Generally, to be considered normal your blood pressure should be less than 120/80 mm Hg if you’re age 20 or over.

Notice the “less than”? Experts have long believed that lower is better as far as blood pressure goes, but new research is showing that lower is not always better.

How “Low” Should Blood Pressure Readings Go?

High blood pressure is generally said to begin at 140/90 mm Hg. However, according to a systemic review published in the Cochrane Review, using drugs to lower your blood pressure below this level may not offer any benefit.

"At present there is no evidence from randomized trials to support aiming for a blood pressure target lower than 140/90, in the general population of patients with elevated blood pressure," lead researcher Jose Arguedas of the Faculty of Medicine at the University of Costa Rica in Costa Rica said in ScienceDaily.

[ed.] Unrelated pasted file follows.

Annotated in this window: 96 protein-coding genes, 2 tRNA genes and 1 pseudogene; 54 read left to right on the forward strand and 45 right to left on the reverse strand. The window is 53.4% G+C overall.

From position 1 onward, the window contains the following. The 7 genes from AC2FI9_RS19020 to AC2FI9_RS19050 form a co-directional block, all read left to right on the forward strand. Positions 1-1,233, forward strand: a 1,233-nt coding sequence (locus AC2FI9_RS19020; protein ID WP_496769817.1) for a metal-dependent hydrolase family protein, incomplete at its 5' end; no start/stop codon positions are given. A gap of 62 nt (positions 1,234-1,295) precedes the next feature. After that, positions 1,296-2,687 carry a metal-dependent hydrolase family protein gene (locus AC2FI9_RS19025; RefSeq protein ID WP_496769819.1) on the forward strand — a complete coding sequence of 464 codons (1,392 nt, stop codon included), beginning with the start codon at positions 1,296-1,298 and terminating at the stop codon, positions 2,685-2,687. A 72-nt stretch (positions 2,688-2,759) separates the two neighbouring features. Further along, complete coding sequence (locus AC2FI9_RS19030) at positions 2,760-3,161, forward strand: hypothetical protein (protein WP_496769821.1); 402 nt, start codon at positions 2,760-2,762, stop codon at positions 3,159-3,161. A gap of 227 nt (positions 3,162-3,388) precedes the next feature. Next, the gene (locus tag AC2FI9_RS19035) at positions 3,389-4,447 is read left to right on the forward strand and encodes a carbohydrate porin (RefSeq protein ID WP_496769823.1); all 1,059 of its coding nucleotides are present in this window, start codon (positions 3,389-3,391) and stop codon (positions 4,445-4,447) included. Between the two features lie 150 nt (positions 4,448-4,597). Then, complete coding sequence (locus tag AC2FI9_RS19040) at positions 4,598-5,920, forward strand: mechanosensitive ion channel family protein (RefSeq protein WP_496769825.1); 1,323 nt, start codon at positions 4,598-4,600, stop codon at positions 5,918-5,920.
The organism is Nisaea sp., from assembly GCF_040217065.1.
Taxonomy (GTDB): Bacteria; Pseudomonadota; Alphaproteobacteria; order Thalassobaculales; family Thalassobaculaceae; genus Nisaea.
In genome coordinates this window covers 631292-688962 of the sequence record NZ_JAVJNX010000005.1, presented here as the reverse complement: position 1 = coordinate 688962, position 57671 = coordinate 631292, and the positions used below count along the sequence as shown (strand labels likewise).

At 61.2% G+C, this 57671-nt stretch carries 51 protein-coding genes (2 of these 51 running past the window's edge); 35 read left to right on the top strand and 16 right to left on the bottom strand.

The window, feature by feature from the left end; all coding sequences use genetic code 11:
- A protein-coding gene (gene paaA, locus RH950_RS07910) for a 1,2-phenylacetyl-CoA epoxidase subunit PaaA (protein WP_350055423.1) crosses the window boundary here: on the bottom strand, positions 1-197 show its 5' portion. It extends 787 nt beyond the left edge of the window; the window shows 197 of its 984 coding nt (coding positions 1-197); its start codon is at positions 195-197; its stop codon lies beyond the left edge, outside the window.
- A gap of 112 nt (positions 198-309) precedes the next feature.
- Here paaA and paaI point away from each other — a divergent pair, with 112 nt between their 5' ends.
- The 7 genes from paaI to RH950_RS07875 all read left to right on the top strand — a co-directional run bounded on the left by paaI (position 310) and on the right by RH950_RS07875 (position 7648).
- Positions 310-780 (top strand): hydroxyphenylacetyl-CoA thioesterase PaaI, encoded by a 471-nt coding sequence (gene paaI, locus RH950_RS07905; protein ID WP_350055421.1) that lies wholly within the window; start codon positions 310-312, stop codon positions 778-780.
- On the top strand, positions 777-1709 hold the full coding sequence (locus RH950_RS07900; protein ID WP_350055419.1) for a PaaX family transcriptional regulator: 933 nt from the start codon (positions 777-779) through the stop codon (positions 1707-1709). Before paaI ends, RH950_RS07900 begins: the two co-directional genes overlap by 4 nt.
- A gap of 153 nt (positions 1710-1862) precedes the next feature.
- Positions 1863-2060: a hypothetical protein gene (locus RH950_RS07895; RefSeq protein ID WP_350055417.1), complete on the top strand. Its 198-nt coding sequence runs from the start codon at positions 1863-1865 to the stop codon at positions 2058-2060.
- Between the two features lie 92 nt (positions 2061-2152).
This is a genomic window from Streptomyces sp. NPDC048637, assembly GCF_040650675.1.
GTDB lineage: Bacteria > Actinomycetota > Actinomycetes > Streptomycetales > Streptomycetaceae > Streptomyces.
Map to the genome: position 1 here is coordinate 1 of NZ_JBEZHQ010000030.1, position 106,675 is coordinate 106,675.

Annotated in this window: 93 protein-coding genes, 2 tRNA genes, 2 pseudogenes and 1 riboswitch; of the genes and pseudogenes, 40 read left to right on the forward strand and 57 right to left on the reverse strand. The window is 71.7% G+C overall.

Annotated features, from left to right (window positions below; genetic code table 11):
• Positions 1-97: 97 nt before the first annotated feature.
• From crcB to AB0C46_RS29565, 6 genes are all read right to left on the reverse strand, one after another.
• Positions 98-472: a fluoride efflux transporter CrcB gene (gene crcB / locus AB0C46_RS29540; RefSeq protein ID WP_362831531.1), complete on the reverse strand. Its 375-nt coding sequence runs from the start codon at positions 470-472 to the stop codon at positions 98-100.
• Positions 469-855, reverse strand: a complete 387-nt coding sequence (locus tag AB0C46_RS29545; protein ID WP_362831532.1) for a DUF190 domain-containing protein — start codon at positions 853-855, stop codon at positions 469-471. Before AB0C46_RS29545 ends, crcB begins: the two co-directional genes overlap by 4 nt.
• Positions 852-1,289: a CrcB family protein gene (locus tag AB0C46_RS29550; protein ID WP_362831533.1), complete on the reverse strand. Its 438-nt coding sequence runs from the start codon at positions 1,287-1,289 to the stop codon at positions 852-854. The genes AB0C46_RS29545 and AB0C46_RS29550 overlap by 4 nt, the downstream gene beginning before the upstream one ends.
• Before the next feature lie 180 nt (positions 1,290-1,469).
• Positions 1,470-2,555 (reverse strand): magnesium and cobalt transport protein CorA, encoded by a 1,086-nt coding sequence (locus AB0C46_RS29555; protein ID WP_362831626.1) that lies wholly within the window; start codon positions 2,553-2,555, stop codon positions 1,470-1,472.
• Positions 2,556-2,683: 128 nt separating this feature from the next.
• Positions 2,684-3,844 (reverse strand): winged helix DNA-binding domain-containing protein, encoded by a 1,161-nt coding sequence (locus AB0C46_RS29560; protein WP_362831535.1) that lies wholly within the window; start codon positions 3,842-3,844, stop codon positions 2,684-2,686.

What this means is that if you’re taking drugs for “pre-hypertension,” it may not offer a benefit.

Upon reviewing seven trials that involved over 22,000 people, the researchers found that while those attempting to lower blood pressure levels below 135/85 mmHg did have greater reductions than a standard target group, there was no difference in rates of heart attack, stroke, heart failure or kidney failure.

“Although 120/80 mm Hg or lower is the ideal blood pressure goal, doctors are unsure if you need treatment (medications) to reach that level,” wrote the Mayo Clinic.

How to Keep Your Blood Pressure Healthy